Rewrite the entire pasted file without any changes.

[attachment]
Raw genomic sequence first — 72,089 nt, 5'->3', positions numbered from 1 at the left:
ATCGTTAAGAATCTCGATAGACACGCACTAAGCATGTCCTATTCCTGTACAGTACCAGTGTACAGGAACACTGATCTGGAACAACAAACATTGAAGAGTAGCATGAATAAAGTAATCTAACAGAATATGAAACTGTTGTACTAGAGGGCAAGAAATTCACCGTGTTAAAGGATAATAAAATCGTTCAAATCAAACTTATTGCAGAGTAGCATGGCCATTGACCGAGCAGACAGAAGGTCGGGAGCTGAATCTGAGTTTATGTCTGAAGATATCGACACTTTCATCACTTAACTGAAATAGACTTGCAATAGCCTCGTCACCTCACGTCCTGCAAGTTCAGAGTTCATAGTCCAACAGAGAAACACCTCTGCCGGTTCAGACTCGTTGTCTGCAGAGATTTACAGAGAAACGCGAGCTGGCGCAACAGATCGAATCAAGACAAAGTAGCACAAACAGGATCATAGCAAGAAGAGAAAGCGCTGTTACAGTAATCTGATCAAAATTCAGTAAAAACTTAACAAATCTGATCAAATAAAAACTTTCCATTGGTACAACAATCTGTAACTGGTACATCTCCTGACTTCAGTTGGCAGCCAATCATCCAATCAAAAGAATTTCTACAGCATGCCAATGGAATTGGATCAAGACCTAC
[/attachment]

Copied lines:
Raw genomic sequence first — 72,089 nt, 5'->3', positions numbered from 1 at the left:
ATCGTTAAGAATCTCGATAGACACGCACTAAGCATGTCCTATTCCTGTACAGTACCAGTGTACAGGAACACTGATCTGGAACAACAAACATTGAAGAGTAGCATGAATAAAGTAATCTAACAGAATATGAAACTGTTGTACTAGAGGGCAAGAAATTCACCGTGTTAAAGGATAATAAAATCGTTCAAATCAAACTTATTGCAGAGTAGCATGGCCATTGACCGAGCAGACAGAAGGTCGGGAGCTGAATCTGAGTTTATGTCTGAAGATATCGACACTTTCATCACTTAACTGAAATAGACTTGCAATAGCCTCGTCACCTCACGTCCTGCAAGTTCAGAGTTCATAGTCCAACAGAGAAACACCTCTGCCGGTTCAGACTCGTTGTCTGCAGAGATTTACAGAGAAACGCGAGCTGGCGCAACAGATCGAATCAAGACAAAGTAGCACAAACAGGATCATAGCAAGAAGAGAAAGCGCTGTTACAGTAATCTGATCAAAATTCAGTAAAAACTTAACAAATCTGATCAAATAAAAACTTTCCATTGGTACAACAATCTGTAACTGGTACATCTCCTGACTTCAGTTGGCAGCCAATCATCCAATCAAAAGAATTTCTACAGCATGCCAATGGAATTGGATCAAGACCTAC